The Color Purple (1985)

color purple poster 1985 movie
9.0 Overall Score
Story: 9/10
Acting: 9/10
Visuals: 9/10

Spielberg takes a turn and it works, good cast


Movie Info

Movie Name:  The Color Purple

Studio:  Warner Bros/Amblin Entertainment/The Guber-Peters Company

Genre(s):  Drama

Release Date(s):  December 16, 1985 (Premiere)/December 18, 1985 (US)

MPAA Rating:  PG-13

color purple nettie celie tree carving descreta jackson akosua busia

Best Friends Forever…until a husband bans his child bride from seeing her

Celie Harris (Desreta Jackson) and her sister Nettie (Akosua Busia) were the best of friends.  After her second pregnancy at her father’s hands, Celie is married off to Albert “Mister” Johnson (Danny Glover) and forced to raise his children.  As Celie (Whoopie Goldberg) withers under, Mister’s abusive reign, Nettie disappears from Celie’s life, but Mister’s mistress Shug Avery (Margaret Avery) moves in…and forms a bond with Celie.  Mister’s son Harpo (Willard E. Pugh) also has a woman in his life named Sofia (Oprah Winfrey) who has her own opinions on how women should be treated by their husbands.  Celie questions if there is more to life and if she can endure the losses she’s experienced…as time moves slowly by.

Directed by Steven Spielberg, The Color Purple is a period drama.  Following Spielberg’s Indiana Jones and the Temple of Doom in 1984, the film is an adaptation of Alice Walker’s 1982 novel.  It received eleven Academy Award nominations for Best Picture, Best Actress (Goldberg), Best Supporting Actress (Winfrey and Avery), Best Adapted Screenplay, Best Art Direction, Best Cinematography, Best Costume Design, Best makeup, Best Original Score, and Best Original Song (“Miss Celie’s Blues”), but the film won no Academy Awards.

color purple mob sofia oprah winfrey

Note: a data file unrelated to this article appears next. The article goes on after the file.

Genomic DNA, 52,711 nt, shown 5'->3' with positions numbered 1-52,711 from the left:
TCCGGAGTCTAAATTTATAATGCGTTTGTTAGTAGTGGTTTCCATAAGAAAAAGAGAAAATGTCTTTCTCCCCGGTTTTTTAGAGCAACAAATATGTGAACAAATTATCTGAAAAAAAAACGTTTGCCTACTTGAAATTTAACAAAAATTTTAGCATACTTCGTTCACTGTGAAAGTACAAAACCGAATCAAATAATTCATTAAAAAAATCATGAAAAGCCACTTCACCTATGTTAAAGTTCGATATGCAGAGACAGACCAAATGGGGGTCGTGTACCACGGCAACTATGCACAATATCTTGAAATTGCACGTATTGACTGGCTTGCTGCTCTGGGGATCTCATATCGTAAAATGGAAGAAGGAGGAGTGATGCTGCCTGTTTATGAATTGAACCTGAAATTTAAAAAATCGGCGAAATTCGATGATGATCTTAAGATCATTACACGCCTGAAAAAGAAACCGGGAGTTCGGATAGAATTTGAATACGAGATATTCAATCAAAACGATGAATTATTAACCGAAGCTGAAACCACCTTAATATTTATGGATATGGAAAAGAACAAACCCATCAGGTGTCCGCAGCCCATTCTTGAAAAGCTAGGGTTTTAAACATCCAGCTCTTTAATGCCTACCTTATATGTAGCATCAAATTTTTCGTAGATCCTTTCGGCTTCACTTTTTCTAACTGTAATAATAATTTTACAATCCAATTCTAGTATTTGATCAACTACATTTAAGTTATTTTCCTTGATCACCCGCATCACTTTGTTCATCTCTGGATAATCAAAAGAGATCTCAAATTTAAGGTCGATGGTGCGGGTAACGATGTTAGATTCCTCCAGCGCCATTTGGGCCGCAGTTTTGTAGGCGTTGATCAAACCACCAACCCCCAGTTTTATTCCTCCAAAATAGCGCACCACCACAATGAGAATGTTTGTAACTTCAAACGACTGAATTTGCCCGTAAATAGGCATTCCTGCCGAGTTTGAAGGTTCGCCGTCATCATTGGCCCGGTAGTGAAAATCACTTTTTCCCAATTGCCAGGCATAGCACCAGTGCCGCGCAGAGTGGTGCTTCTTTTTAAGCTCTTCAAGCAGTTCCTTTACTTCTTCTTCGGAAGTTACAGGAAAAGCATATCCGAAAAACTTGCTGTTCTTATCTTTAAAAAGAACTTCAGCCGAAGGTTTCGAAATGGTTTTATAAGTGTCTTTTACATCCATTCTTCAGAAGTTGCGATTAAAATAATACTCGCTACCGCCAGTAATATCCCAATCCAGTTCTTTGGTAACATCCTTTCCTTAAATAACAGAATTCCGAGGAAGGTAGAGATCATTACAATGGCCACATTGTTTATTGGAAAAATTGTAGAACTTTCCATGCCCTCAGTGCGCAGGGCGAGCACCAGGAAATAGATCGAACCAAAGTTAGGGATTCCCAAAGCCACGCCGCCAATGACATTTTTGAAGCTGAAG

Oprah takes no guff…until she has to

The Color Purple was Spielberg’s first really big dramatic turn.  He had received multiple Oscar nominations on various films, but The Color Purple felt different.  As a kid, Spielberg movies were exciting when they were released, but The Color Purple didn’t have the same big feel that his more special effects type movies…but it is a good turn.

The movie still has a lot of the Spielberg heart that his earlier pictures have.  The adaptation of the book means it doesn’t have Spielberg inserted into it like a lot of his other pictures and now might be kind of critical that a black director wasn’t telling the story…but a mostly all-Black cast in a big budget movie in 1985 (Spielberg was reluctant and Walker was reluctant to sell it in Hollywood).  The movie still managed to have the nuances and emotion that was necessary.

The cast is also at their best.  Whoopi Goldberg had only been a stand-up comedian at the time and made very little screen appearances…but she is great as the meek Celia who is trying to find her voice.  While Oprah Winfrey’s character is brasher, she also is beaten into submission (literally).  Margaret Avery’s Shug is the contrast.  She is loud and outspoken and loved for it.  Most of the men in Celia’s life are not good, and Danny Glover’s Mister is shown to be her biggest abuser (though I would argue her “father” is since he sexually assaulted her repeatedly and then sent her off to Mister).  The movie also features appearances by Laurence Fishburne and Rae Dawn Chong.

color purple shug celie kiss whoopie goldberg margaret avery

It is good this is subtle, but it also is something that could be explored more

The movie looks great.  Spielberg was also worried about telling a story of the South, but he seems to capture a lot of the beauty and weirdness of the South.  While racism (and systematic racism) is at the core of a lot of the character’s problems, much of the events of the movie are on the small southern farm which feels real…but it gives off a real family vibe (even if the family is highly dysfunctional).

The Color Purple has held up well since it was set in the past to begin with.  It is a great example of expectations and how a movie can subvert expectations to be something great as well.  If you never saw The Color Purple, don’t miss it.  It is a movie that showed Spielberg’s other direction early on…and gave him more depth and credit in the film community.  Spielberg followed The Color Purple with Empire of the Sun in 1987.

Author: JPRoscoe View all posts by
Follow me on Twitter/Instagram/Letterboxd @JPRoscoe76! Loves all things pop-culture especially if it has a bit of a counter-culture twist. Plays video games (basically from the start when a neighbor brought home an Atari 2600), comic loving (for almost 30 years), and a true critic of movies. Enjoys the art house but also isn't afraid to let in one or two popular movies at the same time.

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